Daniel Driss

Daniel Driss stands watch in an armored vehicle in Tikrit, Iraq, in 2005, where he patrolled and conducted raids as part of the Army’s 3rd Infantry Division. He currently is a staff sergeant serving as the Rifle Squad leader in the C 1-158 Infantry for the Army National Guard.

When you’ve been in a war zone, discovered improvised explosive devices and seen friends evacuated by medevac, it changes you. You expect danger. You are hyper-aware of your surroundings. You forge deep bonds of trust with your fellow soldiers.

For Daniel Driss, the transition from active combat duty on the front lines in Iraq and Afghanistan to undergraduate student at NAU could have been a bumpy road. He turned to NAU’s ROTC office in 2008, and then to the Office of Military and Veteran Affairs when it was established in 2010. In both he found a comfortable and familiar environment among people who understood what he had seen and where he had been.

“There is a place you can go on campus to talk to other veterans and integrate yourself into the community instead of just being on your own,” Driss said. “That’s absolutely huge. We’re a pretty tight-knit group.”

Andrew Griffin, director of the Office of Military and Veteran Affairs, has built a staff of veterans to welcome student veterans on campus and help them transition.

“There is an instant trust when veterans serve veterans,” he said. “Student veterans know our staff serves as their advocate both on and off campus. We encourage them to get involved, even if it is just meeting up with other student veterans in the center to play pool or socialize.”

More than 2 million Americans have served in the wars in Iraq and Afghanistan, and many are looking to colleges and universities as they leave active duty.

Driss enlisted in the Army at 17 years old as an infantryman and was deployed three times in eight years, serving two tours in Iraq and one in Afghanistan. He served his first tour in Tikrit, Iraq, in 2005, conducting raids, patrolling and attending tribal meetings.

“Tikrit was a mess,” he said. “We were probably discovering five IEDs a day and we usually had a suicide bomber every week. It put a lot of things in perspective. You learned really quick to do your job or you weren’t going to make it. I think it’s set me up for success for the rest of my life because it’s given me a strong work ethic and pride.”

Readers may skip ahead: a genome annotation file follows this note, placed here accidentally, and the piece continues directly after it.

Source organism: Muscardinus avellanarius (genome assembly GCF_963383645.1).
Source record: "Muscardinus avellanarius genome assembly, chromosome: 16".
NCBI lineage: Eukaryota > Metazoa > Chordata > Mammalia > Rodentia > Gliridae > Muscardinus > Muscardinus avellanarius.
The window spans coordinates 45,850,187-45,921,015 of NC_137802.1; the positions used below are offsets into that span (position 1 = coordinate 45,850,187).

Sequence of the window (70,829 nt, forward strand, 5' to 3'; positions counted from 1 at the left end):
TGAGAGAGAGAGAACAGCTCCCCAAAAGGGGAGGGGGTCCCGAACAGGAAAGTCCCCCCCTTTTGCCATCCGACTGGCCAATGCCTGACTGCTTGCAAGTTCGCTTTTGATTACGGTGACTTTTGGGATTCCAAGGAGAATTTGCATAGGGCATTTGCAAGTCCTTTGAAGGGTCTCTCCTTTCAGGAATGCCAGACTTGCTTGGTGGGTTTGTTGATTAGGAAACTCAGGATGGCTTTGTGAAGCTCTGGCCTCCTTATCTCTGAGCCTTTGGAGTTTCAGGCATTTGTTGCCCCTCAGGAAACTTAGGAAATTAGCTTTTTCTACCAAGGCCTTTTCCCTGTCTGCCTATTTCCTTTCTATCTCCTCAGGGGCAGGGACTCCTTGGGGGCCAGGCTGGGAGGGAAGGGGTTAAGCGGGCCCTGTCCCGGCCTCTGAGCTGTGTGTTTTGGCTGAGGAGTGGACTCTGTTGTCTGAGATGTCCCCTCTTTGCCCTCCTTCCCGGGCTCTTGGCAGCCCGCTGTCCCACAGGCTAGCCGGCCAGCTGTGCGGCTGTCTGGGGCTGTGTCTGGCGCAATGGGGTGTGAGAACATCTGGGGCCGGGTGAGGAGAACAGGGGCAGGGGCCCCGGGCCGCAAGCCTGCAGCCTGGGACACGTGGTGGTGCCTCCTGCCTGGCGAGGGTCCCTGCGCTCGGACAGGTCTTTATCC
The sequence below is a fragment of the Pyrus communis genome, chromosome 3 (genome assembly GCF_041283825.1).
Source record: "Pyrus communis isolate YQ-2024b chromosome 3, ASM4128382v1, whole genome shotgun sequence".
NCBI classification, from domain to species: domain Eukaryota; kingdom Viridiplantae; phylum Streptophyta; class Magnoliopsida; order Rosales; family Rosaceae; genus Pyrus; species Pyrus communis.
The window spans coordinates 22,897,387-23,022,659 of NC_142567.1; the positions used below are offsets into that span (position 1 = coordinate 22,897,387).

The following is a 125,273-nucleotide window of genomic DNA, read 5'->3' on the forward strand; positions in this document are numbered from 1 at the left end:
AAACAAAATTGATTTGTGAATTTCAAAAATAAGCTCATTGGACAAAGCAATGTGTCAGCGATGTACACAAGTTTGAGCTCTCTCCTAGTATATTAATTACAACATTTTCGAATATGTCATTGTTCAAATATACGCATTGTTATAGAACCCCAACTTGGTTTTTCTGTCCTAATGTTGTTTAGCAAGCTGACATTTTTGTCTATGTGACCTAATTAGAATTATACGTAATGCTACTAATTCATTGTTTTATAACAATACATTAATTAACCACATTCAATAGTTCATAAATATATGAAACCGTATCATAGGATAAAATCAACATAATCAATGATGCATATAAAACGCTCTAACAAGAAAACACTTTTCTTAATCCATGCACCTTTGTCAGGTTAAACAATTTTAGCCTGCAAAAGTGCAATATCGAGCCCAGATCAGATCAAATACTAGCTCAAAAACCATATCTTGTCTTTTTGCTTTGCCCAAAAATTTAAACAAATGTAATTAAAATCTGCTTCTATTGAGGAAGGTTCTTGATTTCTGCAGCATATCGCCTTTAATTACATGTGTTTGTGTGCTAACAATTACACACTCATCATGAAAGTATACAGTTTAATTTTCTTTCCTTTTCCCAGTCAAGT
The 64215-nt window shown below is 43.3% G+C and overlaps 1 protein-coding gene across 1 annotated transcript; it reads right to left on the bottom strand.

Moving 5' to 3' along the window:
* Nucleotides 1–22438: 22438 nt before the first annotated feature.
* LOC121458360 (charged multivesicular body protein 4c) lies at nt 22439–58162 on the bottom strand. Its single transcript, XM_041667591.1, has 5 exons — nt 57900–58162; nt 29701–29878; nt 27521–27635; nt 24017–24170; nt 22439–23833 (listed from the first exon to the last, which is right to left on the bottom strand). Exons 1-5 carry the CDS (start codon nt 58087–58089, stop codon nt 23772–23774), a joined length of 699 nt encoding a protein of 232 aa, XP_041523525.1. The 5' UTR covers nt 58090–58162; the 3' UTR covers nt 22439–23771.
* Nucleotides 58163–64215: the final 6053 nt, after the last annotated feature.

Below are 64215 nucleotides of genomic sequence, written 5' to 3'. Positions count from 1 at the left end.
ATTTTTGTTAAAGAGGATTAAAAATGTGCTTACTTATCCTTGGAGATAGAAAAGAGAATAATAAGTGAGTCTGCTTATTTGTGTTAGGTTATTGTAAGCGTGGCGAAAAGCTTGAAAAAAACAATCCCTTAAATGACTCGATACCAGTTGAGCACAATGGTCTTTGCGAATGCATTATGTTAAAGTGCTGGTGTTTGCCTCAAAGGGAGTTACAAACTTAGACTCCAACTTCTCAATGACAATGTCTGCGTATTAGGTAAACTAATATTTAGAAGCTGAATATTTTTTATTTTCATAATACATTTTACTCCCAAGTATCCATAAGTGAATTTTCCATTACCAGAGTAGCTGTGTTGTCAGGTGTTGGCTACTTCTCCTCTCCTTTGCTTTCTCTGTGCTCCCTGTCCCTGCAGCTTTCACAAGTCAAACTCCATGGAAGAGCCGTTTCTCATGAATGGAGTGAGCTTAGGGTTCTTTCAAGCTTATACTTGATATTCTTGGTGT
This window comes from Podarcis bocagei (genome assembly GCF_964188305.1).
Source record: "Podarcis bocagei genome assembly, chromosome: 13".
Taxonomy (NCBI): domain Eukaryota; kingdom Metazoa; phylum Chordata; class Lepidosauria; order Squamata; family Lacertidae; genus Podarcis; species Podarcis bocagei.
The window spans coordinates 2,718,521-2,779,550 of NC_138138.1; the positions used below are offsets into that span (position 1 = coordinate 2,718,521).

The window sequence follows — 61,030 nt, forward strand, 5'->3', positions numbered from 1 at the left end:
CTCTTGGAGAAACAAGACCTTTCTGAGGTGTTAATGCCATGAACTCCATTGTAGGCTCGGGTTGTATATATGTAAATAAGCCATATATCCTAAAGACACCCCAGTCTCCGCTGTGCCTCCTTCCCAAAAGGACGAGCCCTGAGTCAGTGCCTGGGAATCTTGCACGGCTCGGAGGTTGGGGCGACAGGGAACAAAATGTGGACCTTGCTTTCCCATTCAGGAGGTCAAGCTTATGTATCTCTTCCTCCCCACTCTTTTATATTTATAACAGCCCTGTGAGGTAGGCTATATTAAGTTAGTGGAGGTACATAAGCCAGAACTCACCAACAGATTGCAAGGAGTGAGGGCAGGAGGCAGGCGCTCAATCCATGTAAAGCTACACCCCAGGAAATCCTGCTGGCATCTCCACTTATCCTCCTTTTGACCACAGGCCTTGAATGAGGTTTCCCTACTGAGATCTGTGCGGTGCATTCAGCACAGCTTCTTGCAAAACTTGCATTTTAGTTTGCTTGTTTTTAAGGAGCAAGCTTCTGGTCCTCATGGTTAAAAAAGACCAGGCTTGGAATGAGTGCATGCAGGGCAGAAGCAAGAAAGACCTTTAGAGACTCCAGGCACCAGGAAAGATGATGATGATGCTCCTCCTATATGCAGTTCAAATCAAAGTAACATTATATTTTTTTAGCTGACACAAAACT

During his second tour in Iraq, a 15-month deployment, Driss made sergeant. He grew accustomed to the sting of saying goodbye to friends, some during memorial services and others when they were discharged with life-altering injuries.

“The hardest was when people got hit,” he said. “We got ambushed and my training buddy got hit and he was medevaced out. He was really upset about having to leave us even though he was in a wheelchair, missing fingers and he’d just gotten out of surgery.”

After three years in active duty, Driss shifted into the reserves. He arrived on the Flagstaff campus in 2008, straight from Iraq. A week back in the States, he found himself alongside students fresh out of high school as they participated in Welcome Week activities.

Even as a student, he sought the structure he’d had in the military. He knew he was different from his classmates—he called the Hot Spot the chow hall, gave professors his attention in class as others texted and posted on Facebook, and longed to wear a uniform. He knew he’d find camaraderie among other soldiers, so he took a job working for ROTC and touring cadets on campus.

His third deployment, this time to Afghanistan, interrupted his studies but Driss continued his coursework online, focused on earning his degree.

Driss completed his studies and was awarded a bachelor’s degree in history from NAU last month. He said he is eager to transition back into active duty in the Army, this time as an officer in the infantry. He credits Griffin and his staff with providing a place on campus where he belonged.

“You can go talk to someone in their mid-20s with a couple of deployments under their belt,” Driss said. “You can instantly come in and have that rapport with the other veterans, that camaraderie is still there, even though you’ve never served along that person or ever met them until you walked into the veteran center.”